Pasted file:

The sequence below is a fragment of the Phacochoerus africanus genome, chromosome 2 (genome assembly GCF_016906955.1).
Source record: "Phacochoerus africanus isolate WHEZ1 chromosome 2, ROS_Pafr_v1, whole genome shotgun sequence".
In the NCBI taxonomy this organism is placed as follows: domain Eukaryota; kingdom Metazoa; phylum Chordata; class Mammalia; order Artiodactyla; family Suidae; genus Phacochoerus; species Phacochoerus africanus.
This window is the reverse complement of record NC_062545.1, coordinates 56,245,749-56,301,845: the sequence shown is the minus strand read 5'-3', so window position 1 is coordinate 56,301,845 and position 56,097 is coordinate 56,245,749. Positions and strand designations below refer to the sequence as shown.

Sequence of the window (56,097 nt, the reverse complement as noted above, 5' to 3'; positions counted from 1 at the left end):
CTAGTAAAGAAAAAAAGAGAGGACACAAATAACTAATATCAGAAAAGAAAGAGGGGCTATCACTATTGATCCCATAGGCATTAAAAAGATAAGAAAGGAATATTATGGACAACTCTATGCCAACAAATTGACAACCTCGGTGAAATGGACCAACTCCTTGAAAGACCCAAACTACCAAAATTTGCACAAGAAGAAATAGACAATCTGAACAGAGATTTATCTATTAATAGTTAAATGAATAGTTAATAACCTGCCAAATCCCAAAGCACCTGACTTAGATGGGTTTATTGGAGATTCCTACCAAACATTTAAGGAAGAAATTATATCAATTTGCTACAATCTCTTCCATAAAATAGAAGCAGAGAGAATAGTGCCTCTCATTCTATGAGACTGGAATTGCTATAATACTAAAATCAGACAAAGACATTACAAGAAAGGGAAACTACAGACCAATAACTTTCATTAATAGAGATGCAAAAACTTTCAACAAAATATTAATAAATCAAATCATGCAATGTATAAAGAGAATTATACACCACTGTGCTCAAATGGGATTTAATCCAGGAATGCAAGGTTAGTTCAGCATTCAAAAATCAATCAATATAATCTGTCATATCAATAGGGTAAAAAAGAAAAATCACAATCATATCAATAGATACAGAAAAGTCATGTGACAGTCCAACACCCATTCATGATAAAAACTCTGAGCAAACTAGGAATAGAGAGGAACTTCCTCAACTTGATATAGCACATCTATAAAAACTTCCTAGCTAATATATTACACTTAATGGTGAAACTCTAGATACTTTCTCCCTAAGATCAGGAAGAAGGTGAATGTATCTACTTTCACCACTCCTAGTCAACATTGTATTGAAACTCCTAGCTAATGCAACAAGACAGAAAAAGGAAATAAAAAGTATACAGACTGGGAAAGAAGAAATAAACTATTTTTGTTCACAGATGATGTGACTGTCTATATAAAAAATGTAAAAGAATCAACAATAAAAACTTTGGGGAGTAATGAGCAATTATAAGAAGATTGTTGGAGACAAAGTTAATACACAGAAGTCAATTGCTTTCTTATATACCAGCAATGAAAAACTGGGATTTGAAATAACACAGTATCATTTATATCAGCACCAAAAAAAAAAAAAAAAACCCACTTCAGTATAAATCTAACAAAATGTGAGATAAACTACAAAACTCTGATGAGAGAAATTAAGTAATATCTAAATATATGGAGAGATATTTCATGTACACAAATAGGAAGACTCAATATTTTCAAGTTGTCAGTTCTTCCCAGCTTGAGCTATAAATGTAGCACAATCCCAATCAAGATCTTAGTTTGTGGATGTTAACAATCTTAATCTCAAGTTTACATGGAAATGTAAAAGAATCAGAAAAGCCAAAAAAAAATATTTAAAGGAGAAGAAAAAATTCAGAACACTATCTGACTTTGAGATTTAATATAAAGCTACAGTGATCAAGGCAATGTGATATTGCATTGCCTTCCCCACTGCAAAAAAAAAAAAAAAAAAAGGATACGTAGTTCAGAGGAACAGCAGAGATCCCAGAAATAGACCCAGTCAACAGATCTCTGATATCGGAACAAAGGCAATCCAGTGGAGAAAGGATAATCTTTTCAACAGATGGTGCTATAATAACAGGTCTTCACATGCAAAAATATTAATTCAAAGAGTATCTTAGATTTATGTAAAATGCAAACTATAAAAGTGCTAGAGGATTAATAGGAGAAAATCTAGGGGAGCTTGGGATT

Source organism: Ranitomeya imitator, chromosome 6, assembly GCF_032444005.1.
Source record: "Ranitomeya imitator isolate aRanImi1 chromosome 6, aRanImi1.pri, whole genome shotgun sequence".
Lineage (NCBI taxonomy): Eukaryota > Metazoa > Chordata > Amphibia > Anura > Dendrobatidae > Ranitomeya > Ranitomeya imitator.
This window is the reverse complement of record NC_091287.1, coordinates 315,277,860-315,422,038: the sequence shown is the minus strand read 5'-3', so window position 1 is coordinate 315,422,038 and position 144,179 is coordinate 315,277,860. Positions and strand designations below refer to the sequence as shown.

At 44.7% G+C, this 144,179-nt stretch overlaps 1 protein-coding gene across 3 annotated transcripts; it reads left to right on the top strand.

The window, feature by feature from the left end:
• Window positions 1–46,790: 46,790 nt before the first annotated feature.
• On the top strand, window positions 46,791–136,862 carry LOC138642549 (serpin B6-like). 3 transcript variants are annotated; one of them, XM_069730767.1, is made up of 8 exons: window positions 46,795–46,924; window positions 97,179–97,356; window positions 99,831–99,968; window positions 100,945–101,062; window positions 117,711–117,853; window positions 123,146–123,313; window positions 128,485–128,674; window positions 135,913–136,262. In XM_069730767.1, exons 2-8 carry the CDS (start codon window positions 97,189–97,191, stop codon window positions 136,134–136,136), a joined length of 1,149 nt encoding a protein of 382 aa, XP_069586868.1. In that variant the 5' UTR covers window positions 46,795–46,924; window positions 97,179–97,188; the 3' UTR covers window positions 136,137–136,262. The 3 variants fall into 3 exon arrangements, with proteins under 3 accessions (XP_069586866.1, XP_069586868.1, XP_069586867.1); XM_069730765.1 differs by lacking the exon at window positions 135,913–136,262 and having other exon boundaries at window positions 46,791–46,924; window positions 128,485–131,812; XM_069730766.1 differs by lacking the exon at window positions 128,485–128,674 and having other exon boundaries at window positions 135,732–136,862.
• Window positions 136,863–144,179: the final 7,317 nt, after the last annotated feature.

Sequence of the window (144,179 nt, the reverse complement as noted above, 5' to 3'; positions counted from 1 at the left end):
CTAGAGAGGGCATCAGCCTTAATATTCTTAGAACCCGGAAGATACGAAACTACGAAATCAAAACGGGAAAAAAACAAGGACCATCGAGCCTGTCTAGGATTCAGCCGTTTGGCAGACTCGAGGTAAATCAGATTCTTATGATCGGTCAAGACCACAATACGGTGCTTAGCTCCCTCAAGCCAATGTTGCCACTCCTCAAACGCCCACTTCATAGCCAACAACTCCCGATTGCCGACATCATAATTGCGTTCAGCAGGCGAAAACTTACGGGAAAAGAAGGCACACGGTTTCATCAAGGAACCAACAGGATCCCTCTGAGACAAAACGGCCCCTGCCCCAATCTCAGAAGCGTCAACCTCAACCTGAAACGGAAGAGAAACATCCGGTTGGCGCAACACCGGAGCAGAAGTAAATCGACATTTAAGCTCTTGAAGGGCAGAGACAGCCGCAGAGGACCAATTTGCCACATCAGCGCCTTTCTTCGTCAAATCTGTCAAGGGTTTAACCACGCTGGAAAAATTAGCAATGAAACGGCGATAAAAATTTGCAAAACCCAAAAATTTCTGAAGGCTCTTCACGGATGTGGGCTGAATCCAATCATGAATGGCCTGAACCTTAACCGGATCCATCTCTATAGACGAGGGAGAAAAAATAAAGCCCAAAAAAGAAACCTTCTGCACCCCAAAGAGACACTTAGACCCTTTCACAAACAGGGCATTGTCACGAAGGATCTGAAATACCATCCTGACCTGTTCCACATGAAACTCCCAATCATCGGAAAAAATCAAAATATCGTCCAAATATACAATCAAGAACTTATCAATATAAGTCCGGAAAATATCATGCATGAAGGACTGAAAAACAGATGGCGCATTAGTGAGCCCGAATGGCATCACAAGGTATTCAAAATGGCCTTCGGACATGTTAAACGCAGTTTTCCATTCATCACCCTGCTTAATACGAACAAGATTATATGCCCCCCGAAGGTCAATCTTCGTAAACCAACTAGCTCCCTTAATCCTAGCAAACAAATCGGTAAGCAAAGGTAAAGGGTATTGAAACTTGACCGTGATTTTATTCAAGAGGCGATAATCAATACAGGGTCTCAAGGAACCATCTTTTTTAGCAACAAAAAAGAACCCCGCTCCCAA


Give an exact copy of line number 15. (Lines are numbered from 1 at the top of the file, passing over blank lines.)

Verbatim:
• Window positions 136,863–144,179: the final 7,317 nt, after the last annotated feature.